Too often, students focus on scholarships only at the very beginning of the college journey. But a surprising number of opportunities awaits experienced college students and those going on to grad school. It’s definitely worth the effort to check out grants, fellowships, and others sources of aid to support advanced studies.
These kinds of awards aren’t just for academic performance. Some can also be seen as a form of marketing. After all, universities need grad students, and financial incentives are often part of the package.
What’s the difference between fellowships, assistantships, and grants?
Although the distinctions may sometimes be blurred, financial aid for grad students comes in several forms. Fellowships, scholarships, and grants may come with nothing expected in return (other than following guidelines such as thanking donors or maintaining good academic standing). Assistantships, on the other hand, may involve defined work responsibilities. For example, the recipient may be expected to teach one course per term, conduct research, or perform other duties. Most awards are based largely on academic accomplishments or potential, financial need, or a combination of the two. Other factors may range from the proposed program of study to geographical considerations, or religious or professional affiliations.
Just as a basic element of graduate study is research, conducting research is also a key strategy in any effort to obtain fellowships, scholarships, or other financial support. In fact, it may be the most essential ingredient to success; the more time you devote to seeking out possible sources of aid, the greater your odds of garnering financial assistance.
How to find graduate fellowships, assistantships, and other aid
The first place to explore is the university you will be attending (or any you are considering). A quick search of the school’s website will reveal key details about fellowships, assistantships, and other sources of aid. Check headings or use search terms such as “assistantships,” “fellowships,” “financial aid,” and “graduate.” You’ll find details such as the name of a given fellowship and dollar amount available, the application deadline, and forms that must be completed.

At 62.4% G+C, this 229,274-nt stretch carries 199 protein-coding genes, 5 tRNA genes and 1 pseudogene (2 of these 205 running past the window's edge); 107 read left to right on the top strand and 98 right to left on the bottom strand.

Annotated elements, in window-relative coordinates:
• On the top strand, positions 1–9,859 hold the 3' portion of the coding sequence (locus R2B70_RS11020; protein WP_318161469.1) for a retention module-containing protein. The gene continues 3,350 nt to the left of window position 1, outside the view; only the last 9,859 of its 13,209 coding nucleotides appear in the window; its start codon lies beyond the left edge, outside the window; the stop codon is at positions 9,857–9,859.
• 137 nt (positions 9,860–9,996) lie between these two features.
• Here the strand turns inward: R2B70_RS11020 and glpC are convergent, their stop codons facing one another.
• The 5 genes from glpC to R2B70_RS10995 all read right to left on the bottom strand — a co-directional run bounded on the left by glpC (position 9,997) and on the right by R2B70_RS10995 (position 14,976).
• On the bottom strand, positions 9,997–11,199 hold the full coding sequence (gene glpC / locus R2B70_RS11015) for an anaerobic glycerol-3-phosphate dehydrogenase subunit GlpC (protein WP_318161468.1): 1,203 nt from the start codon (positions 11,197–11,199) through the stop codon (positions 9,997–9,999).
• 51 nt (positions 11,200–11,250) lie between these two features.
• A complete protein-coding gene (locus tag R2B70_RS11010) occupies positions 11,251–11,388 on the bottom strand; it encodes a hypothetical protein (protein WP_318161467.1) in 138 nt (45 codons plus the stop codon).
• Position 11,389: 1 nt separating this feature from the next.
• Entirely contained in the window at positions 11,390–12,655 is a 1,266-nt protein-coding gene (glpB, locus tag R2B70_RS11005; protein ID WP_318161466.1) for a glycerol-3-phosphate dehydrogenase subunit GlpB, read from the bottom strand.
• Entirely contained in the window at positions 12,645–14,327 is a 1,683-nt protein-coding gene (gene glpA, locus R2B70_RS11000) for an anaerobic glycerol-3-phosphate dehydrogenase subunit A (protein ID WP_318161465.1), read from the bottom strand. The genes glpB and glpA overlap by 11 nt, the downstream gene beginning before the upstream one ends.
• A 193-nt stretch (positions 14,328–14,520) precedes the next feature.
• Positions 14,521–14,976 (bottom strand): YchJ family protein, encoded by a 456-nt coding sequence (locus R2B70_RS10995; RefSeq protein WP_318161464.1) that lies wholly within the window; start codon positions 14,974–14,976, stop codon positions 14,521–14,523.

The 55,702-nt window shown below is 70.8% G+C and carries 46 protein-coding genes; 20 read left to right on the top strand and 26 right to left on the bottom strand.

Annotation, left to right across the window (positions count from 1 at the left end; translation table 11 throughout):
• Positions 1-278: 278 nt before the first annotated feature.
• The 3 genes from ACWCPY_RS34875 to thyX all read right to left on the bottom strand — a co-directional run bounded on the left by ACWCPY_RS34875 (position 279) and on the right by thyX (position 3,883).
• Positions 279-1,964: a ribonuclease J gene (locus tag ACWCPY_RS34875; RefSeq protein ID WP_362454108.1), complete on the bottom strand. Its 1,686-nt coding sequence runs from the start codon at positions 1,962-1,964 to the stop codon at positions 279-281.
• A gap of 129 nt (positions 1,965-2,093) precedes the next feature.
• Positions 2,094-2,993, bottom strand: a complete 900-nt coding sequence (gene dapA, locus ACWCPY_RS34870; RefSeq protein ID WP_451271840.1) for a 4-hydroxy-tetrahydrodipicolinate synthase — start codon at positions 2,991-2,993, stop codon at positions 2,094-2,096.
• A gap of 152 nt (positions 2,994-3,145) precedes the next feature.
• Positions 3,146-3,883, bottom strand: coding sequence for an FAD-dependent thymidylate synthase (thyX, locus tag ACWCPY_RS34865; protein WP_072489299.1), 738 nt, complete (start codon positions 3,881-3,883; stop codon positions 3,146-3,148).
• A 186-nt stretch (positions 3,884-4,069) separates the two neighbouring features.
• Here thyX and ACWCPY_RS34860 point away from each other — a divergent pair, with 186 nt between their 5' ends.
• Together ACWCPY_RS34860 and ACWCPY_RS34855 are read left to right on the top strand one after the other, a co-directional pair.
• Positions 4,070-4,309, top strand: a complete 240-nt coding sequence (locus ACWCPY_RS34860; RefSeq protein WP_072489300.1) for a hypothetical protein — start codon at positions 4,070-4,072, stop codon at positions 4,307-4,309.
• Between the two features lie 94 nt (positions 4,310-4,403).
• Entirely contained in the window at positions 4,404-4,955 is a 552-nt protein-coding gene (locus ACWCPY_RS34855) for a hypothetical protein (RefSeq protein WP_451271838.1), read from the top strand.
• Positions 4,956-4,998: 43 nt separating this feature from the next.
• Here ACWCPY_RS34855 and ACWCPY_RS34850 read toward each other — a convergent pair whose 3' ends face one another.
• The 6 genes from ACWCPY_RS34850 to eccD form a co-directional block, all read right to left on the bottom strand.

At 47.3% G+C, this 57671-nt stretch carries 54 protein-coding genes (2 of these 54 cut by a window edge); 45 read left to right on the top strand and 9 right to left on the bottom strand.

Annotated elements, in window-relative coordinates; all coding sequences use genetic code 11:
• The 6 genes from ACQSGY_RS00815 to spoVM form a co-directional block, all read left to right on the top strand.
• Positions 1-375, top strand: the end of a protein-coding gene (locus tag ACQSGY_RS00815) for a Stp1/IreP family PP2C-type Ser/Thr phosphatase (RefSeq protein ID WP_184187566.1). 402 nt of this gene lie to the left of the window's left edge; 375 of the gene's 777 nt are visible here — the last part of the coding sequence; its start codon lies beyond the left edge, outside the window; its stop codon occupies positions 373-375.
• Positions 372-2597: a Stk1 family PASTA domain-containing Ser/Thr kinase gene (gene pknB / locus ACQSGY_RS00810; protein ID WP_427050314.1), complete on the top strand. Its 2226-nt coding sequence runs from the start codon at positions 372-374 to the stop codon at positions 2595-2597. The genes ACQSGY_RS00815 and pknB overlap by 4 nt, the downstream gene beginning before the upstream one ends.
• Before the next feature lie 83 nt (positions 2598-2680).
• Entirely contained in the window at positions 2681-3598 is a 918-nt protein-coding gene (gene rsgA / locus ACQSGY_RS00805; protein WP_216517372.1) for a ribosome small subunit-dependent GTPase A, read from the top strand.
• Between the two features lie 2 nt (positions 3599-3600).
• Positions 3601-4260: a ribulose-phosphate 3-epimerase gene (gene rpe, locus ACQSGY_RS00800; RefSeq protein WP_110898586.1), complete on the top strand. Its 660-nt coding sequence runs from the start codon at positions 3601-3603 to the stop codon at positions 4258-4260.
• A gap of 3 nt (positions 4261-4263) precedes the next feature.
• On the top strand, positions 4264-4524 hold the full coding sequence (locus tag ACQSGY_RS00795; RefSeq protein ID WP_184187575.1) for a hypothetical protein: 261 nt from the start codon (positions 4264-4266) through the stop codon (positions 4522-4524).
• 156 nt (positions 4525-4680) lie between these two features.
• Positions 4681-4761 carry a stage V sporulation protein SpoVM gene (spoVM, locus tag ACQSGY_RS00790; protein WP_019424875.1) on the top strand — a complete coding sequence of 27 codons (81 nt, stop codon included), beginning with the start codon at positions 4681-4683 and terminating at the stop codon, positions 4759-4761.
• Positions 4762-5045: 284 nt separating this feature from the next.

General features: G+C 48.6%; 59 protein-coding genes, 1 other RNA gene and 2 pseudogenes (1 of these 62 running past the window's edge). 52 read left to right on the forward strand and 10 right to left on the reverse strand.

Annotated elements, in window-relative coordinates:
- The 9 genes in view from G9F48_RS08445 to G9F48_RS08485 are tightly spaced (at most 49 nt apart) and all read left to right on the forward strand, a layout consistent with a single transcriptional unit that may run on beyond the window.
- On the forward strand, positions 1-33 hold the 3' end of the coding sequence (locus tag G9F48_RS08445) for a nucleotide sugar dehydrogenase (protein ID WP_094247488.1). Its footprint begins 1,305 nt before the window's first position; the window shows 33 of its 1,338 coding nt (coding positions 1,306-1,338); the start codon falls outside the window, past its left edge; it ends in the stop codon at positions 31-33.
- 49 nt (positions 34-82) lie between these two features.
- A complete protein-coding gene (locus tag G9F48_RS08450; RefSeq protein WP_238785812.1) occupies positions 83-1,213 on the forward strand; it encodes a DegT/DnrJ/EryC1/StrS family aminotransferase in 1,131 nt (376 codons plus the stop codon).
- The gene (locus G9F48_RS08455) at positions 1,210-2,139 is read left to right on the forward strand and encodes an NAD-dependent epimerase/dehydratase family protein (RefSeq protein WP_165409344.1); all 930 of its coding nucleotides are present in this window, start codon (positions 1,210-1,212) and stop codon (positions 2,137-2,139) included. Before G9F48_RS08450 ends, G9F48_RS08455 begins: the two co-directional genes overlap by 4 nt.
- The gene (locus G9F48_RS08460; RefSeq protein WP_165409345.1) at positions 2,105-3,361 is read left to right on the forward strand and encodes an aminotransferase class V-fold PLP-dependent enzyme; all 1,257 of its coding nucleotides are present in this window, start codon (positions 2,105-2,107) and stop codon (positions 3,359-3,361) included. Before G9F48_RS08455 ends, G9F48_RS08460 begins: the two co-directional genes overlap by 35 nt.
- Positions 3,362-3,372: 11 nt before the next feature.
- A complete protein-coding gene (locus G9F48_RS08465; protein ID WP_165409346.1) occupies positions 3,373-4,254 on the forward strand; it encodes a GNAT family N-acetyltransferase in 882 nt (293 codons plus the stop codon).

Next, identify third-party funding sources such as foundations, government agencies, corporations, and other organizations. Many offer awards to graduate as well as undergraduate students. Some are restricted to applicants from a given state or region, while others are open on a national or even international basis.
Also check out sources of funds that are local to you or involve some kind of personal or family connection. For example, some credit unions offer scholarships to members or their families. Community foundations, churches, civic clubs, and other organizations often offer scholarships as well. And though these awards may be more prevalent for incoming freshmen or undergrads, there really are scholarships not just open to graduate students but designed specifically for them.
Fortunately, there is no shortage of websites with info on scholarships, fellowships, and other financial aid (the CollegeXpress scholarship search is a good start!). You can also try looking on Fastweb, CollegeScholarships.org (which includes a section on grants for graduate school), and the College Grants Database.
Once you identify these financial aid possibilities, be aggressive in applying for them. The more applications you file for assistance in meeting grad school expenses, the greater your odds for success. And if you’re both diligent and lucky, you might even land multiple awards. While you can’t accept aid simultaneously from two different universities, you can combine different types of awards at one institution. For example, a scholarship from a company where you’ve worked part-time might enhance a fellowship offered by the school you will be attending.
And don’t forget that this process, though daunting, tends to get easier with time: once you’ve gathered info for any one application, the same details—or at least some of them—can be used repeatedly in other applications submitted to different funding sources. With so many sources of funds out there, it’s definitely in your best interest to pursue them.